“On the afternoon of 30th August 2009, after the rain had stopped, an unusual gathering of Grey Herons (Ardea cinerea) was observed. On this occasion, there were at least eight birds when normally there was one or two observed at this site. Furthermore, these birds were in their breeding plumage with richer-coloured bills and pinkish-coloured legs. To make things more exciting, a few birds could be seen fetching nesting materials to the crown of trees on both sides of the river’s bank.
“An exciting event unfolded when a pair of Grey Herons put on a show and mated. The action from mounting to separation was swift: 18 seconds as recorded by the digital images taken (below). The mating couple used their large wings to balance themselves while in the act. The male held onto the female at her wings while the female held tightly to the perch.
The climax of the act could be seen when the female dipped its head well below her feet (below right).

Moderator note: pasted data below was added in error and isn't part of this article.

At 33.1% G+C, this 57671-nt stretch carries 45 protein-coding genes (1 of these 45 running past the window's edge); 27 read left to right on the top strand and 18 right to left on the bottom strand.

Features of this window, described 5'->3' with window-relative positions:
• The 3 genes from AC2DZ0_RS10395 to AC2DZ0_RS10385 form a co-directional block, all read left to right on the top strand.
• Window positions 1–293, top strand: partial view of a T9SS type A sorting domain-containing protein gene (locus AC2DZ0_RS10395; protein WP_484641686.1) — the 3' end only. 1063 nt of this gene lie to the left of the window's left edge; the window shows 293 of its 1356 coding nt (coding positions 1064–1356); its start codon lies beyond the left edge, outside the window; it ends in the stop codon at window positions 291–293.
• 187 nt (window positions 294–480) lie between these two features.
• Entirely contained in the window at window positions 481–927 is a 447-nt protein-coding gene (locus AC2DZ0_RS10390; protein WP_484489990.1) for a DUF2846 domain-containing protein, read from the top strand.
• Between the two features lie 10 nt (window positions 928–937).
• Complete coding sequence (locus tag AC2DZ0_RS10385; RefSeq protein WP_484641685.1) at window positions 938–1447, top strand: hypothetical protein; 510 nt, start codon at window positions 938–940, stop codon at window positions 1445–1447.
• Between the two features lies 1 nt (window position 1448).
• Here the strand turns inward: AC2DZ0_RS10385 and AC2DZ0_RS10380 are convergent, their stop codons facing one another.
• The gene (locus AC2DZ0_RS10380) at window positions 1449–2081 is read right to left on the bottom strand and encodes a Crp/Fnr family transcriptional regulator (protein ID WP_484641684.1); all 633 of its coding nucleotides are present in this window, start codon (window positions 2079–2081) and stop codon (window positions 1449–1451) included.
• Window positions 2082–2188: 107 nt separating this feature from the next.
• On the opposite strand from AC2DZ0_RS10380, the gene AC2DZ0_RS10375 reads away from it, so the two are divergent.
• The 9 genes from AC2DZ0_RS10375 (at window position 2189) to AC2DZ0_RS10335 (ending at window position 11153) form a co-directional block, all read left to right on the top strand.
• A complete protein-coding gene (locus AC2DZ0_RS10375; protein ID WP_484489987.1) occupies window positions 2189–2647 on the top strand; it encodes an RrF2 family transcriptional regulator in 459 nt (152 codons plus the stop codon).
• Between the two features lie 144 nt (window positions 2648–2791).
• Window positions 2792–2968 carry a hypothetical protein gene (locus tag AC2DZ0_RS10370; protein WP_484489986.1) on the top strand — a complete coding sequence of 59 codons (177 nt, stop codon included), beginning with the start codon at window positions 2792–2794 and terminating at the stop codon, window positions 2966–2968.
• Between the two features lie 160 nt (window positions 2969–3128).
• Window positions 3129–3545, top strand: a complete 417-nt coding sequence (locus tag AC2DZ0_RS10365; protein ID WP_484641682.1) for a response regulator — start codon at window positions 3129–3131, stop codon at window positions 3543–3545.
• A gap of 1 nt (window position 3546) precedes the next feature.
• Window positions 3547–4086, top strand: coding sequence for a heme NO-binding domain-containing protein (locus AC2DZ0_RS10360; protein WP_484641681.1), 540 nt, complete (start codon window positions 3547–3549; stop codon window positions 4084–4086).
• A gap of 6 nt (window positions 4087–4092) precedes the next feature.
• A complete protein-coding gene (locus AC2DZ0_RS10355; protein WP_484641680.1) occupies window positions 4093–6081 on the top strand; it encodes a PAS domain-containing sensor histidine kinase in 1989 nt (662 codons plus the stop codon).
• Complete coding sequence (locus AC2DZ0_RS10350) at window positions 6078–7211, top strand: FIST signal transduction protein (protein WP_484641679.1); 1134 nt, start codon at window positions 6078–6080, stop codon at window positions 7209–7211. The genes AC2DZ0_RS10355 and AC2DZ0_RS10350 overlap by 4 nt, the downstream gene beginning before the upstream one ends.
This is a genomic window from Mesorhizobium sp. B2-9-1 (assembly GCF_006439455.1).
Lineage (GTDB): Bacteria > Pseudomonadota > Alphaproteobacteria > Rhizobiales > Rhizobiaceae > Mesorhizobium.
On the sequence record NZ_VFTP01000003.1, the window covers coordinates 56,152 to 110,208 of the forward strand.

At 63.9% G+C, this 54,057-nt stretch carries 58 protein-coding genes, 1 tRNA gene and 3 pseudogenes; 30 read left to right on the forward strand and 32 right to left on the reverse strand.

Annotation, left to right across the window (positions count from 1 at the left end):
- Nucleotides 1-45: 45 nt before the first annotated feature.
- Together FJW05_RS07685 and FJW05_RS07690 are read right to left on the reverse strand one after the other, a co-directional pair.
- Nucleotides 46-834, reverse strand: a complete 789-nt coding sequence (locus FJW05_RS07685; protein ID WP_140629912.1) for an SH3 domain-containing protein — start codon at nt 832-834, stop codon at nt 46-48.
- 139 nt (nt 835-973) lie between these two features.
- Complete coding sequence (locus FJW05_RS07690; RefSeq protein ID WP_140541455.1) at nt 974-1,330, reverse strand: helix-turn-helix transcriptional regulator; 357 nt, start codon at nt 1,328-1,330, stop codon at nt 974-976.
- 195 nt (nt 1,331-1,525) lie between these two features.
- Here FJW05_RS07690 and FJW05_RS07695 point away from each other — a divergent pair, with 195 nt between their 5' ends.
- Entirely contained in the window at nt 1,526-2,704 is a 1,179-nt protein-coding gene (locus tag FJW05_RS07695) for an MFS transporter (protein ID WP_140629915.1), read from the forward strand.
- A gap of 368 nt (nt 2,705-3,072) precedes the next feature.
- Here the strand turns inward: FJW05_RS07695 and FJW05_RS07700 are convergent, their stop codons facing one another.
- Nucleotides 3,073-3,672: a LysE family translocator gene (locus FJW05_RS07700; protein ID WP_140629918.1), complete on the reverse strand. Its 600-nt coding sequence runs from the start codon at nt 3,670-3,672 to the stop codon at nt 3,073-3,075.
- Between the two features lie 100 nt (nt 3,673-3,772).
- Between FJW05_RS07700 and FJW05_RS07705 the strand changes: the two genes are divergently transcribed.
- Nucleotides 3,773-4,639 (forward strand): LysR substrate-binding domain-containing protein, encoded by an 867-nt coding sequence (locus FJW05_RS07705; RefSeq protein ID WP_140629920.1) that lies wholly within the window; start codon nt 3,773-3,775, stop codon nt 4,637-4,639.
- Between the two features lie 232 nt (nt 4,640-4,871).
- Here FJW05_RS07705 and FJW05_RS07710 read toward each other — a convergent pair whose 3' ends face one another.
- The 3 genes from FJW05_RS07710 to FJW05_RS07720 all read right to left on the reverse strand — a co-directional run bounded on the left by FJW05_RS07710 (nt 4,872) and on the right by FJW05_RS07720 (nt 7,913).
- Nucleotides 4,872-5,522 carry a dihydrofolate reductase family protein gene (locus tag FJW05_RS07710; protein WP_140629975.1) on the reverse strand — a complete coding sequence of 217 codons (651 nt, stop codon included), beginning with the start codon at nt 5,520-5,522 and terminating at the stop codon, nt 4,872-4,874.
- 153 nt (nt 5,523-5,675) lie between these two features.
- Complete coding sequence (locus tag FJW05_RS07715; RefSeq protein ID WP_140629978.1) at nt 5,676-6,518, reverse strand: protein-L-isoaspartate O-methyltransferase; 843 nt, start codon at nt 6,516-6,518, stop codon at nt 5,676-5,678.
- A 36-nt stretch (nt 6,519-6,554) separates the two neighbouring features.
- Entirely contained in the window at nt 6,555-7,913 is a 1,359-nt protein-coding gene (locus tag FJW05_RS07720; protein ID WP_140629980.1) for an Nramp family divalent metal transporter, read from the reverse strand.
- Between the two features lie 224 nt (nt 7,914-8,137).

“Could this be the start of a new heronry, which is rare in Singapore? It was not to be. One week later, the site was all quiet with no signs of the breeding Grey Herons. I returned to the site a few other times, but could not locate the breeding herons.
“During the day of documentation, crows could be seen harassing the breeding birds. However, the breeding herons stood their ground (on the trees) and were not put off by the crows’ bullying. Further harassment by crows could be the reason for these herons abandoning the site.
“Hopefully, these breeding Grey Herons have found a new heronry with more conducive environment for carrying on their breeding activities. I look forward to the day when there are opportunities for us to observe heronries and offspring from these majestic birds.”
Kwong Wai Chong
18th November 2009